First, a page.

Sarah James is honored as a finalist for her national and international work on indigenous rights, environmental issues and human rights. As a spokesperson for the Gwich’in Steering Committee, James has made important contributions to the preservation of the Arctic National Wildlife Refuge. She serves as an advisor to the Yukon River Inter-Tribal Watershed Council. James also serves on the EPA National Environmental Justice Advisory Council, Indigenous Peoples Subcommittee.
Teri Rofkar is honored as a finalist for her efforts to preserve the Tlingit's ancient art of weaving and basketry. Her artwork serves as a link in sustaining indigenous culture in a modern context. She is an artist-in residence at the Southeast Alaska Indian Cultural Center. In 2003, Rofkar traveled to east coast museums as part of a National Museum of the American Indian fellowship.
Terry Williams is honored as a finalist for his leadership in natural resource and environmental management. Williams serves as a Fisheries and Natural Resources Commissioner for the Tulalip Tribes. He also serves on the Northwest Indian Fisheries Commission. From 1995 to 1996, Williams was director of the U.S Environmental Protection Agency American Indian Environmental Office.
Ecotrust Indigenous Leadership Award nominees are First Nation, Alaska Native or tribal members over 35 years of age who exhibit extraordinary community leadership within the Salmon Nation region from Alaska to California. The Final Jury Panel for the 2004 Ecotrust Indigenous Leadership Award consisted of Gerald Amos (Haisla), Dalee Sambo Dorough (Inupiaq), Antone Minthorn (Cayuse), Alan Parker (Chippewa-Cree), Leah George Wilson (Tsleil-Waututh Nation) and Ecotrust President Spencer Beebe.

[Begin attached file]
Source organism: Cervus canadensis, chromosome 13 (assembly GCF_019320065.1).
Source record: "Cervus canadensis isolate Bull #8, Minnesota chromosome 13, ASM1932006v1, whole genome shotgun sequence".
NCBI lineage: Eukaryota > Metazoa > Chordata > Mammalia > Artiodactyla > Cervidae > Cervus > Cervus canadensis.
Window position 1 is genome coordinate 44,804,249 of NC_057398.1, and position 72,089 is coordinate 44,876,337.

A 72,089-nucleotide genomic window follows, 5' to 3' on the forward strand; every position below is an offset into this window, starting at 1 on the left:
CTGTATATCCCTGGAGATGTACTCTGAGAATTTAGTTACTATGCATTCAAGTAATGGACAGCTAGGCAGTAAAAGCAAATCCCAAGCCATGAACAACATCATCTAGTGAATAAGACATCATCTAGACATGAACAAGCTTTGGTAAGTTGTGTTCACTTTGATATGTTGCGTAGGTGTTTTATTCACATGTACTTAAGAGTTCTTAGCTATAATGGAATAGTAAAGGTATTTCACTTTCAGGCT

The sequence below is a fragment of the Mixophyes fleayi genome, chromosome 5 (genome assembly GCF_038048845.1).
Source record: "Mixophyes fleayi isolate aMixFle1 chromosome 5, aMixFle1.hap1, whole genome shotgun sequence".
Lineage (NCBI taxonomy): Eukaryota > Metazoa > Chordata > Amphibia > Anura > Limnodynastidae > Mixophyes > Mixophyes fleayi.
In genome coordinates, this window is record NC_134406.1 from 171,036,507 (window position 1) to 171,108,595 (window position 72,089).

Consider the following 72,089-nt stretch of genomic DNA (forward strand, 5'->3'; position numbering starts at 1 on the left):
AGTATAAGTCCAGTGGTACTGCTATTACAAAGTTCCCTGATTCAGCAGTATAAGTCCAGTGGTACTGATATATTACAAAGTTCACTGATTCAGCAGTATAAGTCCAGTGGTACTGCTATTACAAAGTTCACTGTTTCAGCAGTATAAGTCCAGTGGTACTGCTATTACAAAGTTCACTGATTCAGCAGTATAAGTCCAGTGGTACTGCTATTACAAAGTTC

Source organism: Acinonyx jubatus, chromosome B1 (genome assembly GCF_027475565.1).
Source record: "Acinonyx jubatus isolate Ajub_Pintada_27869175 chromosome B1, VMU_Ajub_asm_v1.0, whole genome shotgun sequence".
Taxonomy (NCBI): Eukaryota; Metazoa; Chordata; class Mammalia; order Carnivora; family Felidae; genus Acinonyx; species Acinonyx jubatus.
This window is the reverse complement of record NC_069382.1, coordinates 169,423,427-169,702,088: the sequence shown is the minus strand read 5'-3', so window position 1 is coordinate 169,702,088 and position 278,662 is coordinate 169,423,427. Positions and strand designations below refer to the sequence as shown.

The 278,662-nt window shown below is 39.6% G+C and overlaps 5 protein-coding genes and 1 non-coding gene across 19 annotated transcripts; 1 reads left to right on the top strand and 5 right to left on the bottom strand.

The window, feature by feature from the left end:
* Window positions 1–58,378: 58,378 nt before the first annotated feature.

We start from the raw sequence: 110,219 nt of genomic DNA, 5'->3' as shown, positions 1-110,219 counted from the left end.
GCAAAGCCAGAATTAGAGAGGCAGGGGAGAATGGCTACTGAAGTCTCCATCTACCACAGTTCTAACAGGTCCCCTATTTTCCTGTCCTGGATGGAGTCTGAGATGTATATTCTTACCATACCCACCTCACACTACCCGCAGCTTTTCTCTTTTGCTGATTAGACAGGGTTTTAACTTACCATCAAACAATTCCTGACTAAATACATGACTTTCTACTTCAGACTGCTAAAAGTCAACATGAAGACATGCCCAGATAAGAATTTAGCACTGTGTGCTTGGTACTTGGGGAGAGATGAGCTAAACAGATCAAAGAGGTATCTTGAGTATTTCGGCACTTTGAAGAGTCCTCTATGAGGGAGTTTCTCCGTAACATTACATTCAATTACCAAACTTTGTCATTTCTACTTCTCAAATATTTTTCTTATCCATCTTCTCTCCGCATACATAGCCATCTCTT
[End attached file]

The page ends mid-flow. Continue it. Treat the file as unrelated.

In 2003, Jeannette Armstrong (Okanagan) from Penticton, British Columbia received the Ecotrust Indigenous Leadership Award for her work as a community leader, educator and indigenous rights activist. Four other finalists were also honored for their achievements: Billy Frank, Jr. (Nisqually), Olympia, Washington; Susan Masten (Yurok), Hoopa, California; Nathan Matthew (Shuswap), Barriere, B.C., Canada and Agnes Pilgrim (Siletz), Grants Pass, Oregon.
Kelly Brown (Heiltsuk) of Bella Bella, British Columbia received the 2002 Ecotrust Indigenous Leadership Award for his work as a negotiator, planner and educator in the areas of cultural restoration and conservation. The other four finalists honored in 2002 were: Carol Craig (Yakama), Toppenish, Washington; Kathleen Shaye Hill (Klamath), Eureka, California; Robert Sam (Tlingit), Sitka, Alaska and John D. Ward (Taku River Tlingit), Atlin, B.C., Canada.
Phillip Cash Cash (Nez Perce/Cayuse) of Oregon received the first Ecotrust Indigenous Leadership Award in 2001 for his language preservation work. The four other finalists were: David Hatch (Siletz), Portland, Oregon; Susan Burdick (Yurok), Salyer, California; Dennis Martinez (Tohono O'dham), Douglas City, California and Pauline Waterfall (Heiltsuk), Bella Bella, B.C., Canada.